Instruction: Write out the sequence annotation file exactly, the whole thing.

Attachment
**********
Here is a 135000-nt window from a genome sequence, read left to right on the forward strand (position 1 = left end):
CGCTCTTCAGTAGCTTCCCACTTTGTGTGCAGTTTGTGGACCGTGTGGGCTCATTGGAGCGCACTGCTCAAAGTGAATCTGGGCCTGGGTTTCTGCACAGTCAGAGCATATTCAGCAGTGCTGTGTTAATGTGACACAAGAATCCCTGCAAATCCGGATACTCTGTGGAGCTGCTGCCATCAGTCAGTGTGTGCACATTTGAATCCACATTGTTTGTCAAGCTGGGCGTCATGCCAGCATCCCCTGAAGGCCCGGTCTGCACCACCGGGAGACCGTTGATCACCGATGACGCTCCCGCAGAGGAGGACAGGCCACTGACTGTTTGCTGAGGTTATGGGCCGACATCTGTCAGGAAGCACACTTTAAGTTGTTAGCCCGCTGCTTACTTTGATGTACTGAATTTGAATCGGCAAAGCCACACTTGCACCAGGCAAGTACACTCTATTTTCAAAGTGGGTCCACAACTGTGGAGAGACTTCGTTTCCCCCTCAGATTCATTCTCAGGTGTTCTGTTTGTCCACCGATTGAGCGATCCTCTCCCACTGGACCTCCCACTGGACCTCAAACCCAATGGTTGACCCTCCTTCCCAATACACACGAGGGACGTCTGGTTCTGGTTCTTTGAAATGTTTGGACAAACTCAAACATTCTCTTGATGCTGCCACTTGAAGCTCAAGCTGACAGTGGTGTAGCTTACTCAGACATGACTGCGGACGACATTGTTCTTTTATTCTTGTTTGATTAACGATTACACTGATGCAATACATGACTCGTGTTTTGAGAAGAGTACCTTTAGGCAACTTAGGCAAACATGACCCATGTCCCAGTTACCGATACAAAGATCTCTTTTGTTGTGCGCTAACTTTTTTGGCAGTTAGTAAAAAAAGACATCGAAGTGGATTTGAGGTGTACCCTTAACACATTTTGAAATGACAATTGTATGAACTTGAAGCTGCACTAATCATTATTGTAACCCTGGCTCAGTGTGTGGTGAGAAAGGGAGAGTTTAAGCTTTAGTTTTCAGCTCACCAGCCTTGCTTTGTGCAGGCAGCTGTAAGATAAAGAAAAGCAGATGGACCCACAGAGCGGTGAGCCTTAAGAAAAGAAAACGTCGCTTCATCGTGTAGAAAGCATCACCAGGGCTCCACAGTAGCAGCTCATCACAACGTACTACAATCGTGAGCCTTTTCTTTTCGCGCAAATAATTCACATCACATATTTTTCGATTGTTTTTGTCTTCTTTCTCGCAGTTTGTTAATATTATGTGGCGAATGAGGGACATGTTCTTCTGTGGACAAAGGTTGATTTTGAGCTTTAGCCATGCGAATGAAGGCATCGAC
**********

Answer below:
Here is a 135000-nt window from a genome sequence, read left to right on the forward strand (position 1 = left end):
CGCTCTTCAGTAGCTTCCCACTTTGTGTGCAGTTTGTGGACCGTGTGGGCTCATTGGAGCGCACTGCTCAAAGTGAATCTGGGCCTGGGTTTCTGCACAGTCAGAGCATATTCAGCAGTGCTGTGTTAATGTGACACAAGAATCCCTGCAAATCCGGATACTCTGTGGAGCTGCTGCCATCAGTCAGTGTGTGCACATTTGAATCCACATTGTTTGTCAAGCTGGGCGTCATGCCAGCATCCCCTGAAGGCCCGGTCTGCACCACCGGGAGACCGTTGATCACCGATGACGCTCCCGCAGAGGAGGACAGGCCACTGACTGTTTGCTGAGGTTATGGGCCGACATCTGTCAGGAAGCACACTTTAAGTTGTTAGCCCGCTGCTTACTTTGATGTACTGAATTTGAATCGGCAAAGCCACACTTGCACCAGGCAAGTACACTCTATTTTCAAAGTGGGTCCACAACTGTGGAGAGACTTCGTTTCCCCCTCAGATTCATTCTCAGGTGTTCTGTTTGTCCACCGATTGAGCGATCCTCTCCCACTGGACCTCCCACTGGACCTCAAACCCAATGGTTGACCCTCCTTCCCAATACACACGAGGGACGTCTGGTTCTGGTTCTTTGAAATGTTTGGACAAACTCAAACATTCTCTTGATGCTGCCACTTGAAGCTCAAGCTGACAGTGGTGTAGCTTACTCAGACATGACTGCGGACGACATTGTTCTTTTATTCTTGTTTGATTAACGATTACACTGATGCAATACATGACTCGTGTTTTGAGAAGAGTACCTTTAGGCAACTTAGGCAAACATGACCCATGTCCCAGTTACCGATACAAAGATCTCTTTTGTTGTGCGCTAACTTTTTTGGCAGTTAGTAAAAAAAGACATCGAAGTGGATTTGAGGTGTACCCTTAACACATTTTGAAATGACAATTGTATGAACTTGAAGCTGCACTAATCATTATTGTAACCCTGGCTCAGTGTGTGGTGAGAAAGGGAGAGTTTAAGCTTTAGTTTTCAGCTCACCAGCCTTGCTTTGTGCAGGCAGCTGTAAGATAAAGAAAAGCAGATGGACCCACAGAGCGGTGAGCCTTAAGAAAAGAAAACGTCGCTTCATCGTGTAGAAAGCATCACCAGGGCTCCACAGTAGCAGCTCATCACAACGTACTACAATCGTGAGCCTTTTCTTTTCGCGCAAATAATTCACATCACATATTTTTCGATTGTTTTTGTCTTCTTTCTCGCAGTTTGTTAATATTATGTGGCGAATGAGGGACATGTTCTTCTGTGGACAAAGGTTGATTTTGAGCTTTAGCCATGCGAATGAAGGCATCGAC